Friday, November 7, 2008

Chapter 1, Part 6

"I see you have the mettle of a knight, sir--and speak justly. I should have begun my discourse and thanks with my name. I am Zenobi Abdank; my coat-of-arms is Abdank with a cross; a nobleman from the province of Kiev; a landholder, and a colonel of the Cossack regiment of Prince Dominik Zaslawski."

"And I am Jan Skrzetuski, lieutenant of the cuirassier regiment of the Honorable Prince Jeremi Wisniowiecki."

"You serve under a famous warrior. Accept my thanks and hand."

The lieutenant hesitated no longer. It is true that armored officers looked down on men of the other regiments; but Jan was in the steppe, in the Wild Lands, where such things were less remembered. Besides, he had to do with a colonel. Of this he had visual proof, for when his soldiers brought Abdank the belt and sabre which were taken from his person in order to revive him, they brought at the same time a short staff with a bone shaft and ivory head, such as Cossack colonels were in the habit of using. Then too, the dress of Zenobi Abdank was rich, and his educated speech indicated a quick mind and worldliness.

So Skrzetuski invited him to supper. The odor of roasted meats began to go out from them just then, tickling the nostrils and the palate. The attendant brought the meats, and served them on a plate. The two men fell to eating; and when a good-sized goat-skin of Moldavian wine was brought, a lively conversation sprang up without delay.

"A safe return home to us!" said Skrzetuski.

"Then you are returning home? From where, sir, may I ask?" inquired Abdank.

"From a long distance, from the Crimea."

"What were you doing there? Did you go with a ransom?"

"No, Honorable Colonel, I went to the Khan himself."

Abdank turned an inquisitive ear.

"Ah, you entered into a fine company, sir! And what did you take to the Khan?"

"A letter from the Honorable Prince Jeremi Wisniowiecki."

"You were an envoy then! What did the Prince write to the Khan about?"

The lieutenant looked sharply at his companion.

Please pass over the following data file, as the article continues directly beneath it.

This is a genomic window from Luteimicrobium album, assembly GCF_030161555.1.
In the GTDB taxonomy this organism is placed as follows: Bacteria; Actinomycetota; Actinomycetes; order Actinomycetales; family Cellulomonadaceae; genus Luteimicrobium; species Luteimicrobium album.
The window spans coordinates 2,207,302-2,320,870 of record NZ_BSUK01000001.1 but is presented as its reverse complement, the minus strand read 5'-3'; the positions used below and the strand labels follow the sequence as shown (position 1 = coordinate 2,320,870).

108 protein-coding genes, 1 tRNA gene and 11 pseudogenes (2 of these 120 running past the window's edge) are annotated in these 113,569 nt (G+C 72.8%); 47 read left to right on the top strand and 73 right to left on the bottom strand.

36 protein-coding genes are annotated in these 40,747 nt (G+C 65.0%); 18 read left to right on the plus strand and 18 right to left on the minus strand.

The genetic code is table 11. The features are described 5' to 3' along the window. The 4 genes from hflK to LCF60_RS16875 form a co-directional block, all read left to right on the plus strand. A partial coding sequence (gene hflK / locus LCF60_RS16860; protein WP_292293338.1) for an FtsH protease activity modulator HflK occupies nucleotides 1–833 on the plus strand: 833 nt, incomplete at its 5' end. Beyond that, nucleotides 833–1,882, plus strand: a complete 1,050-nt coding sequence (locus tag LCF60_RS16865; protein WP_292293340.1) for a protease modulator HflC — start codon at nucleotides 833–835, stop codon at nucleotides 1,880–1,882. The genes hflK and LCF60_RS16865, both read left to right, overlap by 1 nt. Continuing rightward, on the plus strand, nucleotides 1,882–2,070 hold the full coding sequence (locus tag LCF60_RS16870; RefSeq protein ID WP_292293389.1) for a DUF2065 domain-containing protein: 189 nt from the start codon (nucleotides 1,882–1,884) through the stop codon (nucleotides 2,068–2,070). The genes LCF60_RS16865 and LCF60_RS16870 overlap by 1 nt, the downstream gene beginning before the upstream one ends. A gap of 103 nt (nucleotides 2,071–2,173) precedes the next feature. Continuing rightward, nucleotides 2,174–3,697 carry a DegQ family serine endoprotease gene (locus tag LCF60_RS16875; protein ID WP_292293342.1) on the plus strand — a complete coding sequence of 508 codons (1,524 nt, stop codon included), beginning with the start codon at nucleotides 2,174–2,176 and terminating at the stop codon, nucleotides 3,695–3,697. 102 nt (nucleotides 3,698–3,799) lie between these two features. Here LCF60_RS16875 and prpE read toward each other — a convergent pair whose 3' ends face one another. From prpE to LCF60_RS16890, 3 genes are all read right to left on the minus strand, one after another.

"Dear Colonel," said he, "you have looked into the eyes of the ruffians who captured you with a lariat; that is your affair. But what the prince wrote to the Khan is neither your affair nor mine, but theirs."

"I wondered a moment ago," replied Abdank cunningly, "that his highness the prince should send such a young man to the Khan; but after your answer I am not surprised, for I see that though you are young in years, you are mature in experience and wit."

The lieutenant swallowed the flattering words smoothly, merely twisted his young moustache, and inquired:

"Now tell me, sir, what you are doing on the Omelnik, and how you come to be here alone?"

"I am not alone, I left my men on the road; and I am going to Kudak, to Grodzicki, who has been transferred to the command there, and to whom the Grand Hetman has sent me with letters."

"Why don't you go by boat, by water?"

"I am following an order from which I may not depart."

"Strange that the hetman issued such an order, when in the steppe you have fallen into straits that you would have surely avoided had you been going by water."

"Oh, the steppes are quiet at present; my acquaintance with them does not begin with today. What has met me is man's malice and invidia."

"And who attacked you in this fashion?"

"It's a long story. An evil neighbor, Lieutenant, who has destroyed my property, is driving me from my land, has killed my son, and besides, as you have seen, has made an attempt on my life where we sit."

"But do you not carry a sabre at your side?"

On the powerful face of Abdank there was a gleam of hatred, in his eyes a sullen glare. He answered slowly but with emphasis:

"I do; and as God is my witness, I shall not seek any other recourse against my foes from now on."

The lieutenant wished to say something, when suddenly the tramp of horses was heard in the steppe, or rather the hurried slapping of horses' feet on the softened grass. In a moment, also, the lieutenant's orderly, who was on guard, hurried up with news that men of some kind were approaching.

"Surely those are my men," said Abdank, "whom I left beyond the Tasmina River. Not suspecting betrayal, I promised to wait for them here."

Soon a crowd of mounted men formed a half-circle in front of the height. By the glitter of the fire appeared heads of horses, with open nostrils, puffing from exertion; and above them the faces of riders, who, bending forward, sheltered their eyes from the glare of the fire and gazed eagerly toward the light.

"Hey, men! Who are you?" inquired Abdank.

"Servants of God," answered voices from the darkness.

"Yes, those are my men," repeated Abdank, turning to the lieutenant.

"Over here! Over here!"

Some of them dismounted and drew near the fire.

"Ah, how we hurried, hurried, brother! But what's the matter?"

"There was an ambush. Chwedko, the traitor, learned of my coming to this place and laid in wait here with others. He must have arrived some time in advance. They caught me with a lariat."

"God save us! Who are these Poles about you?"

Saying this, they looked threateningly at Skrzetuski and his companions.

"These are good people," said Abdank. "Glory be to God, I am alive and well. In a moment we will push on our way."

"Glory be to God! We are ready."

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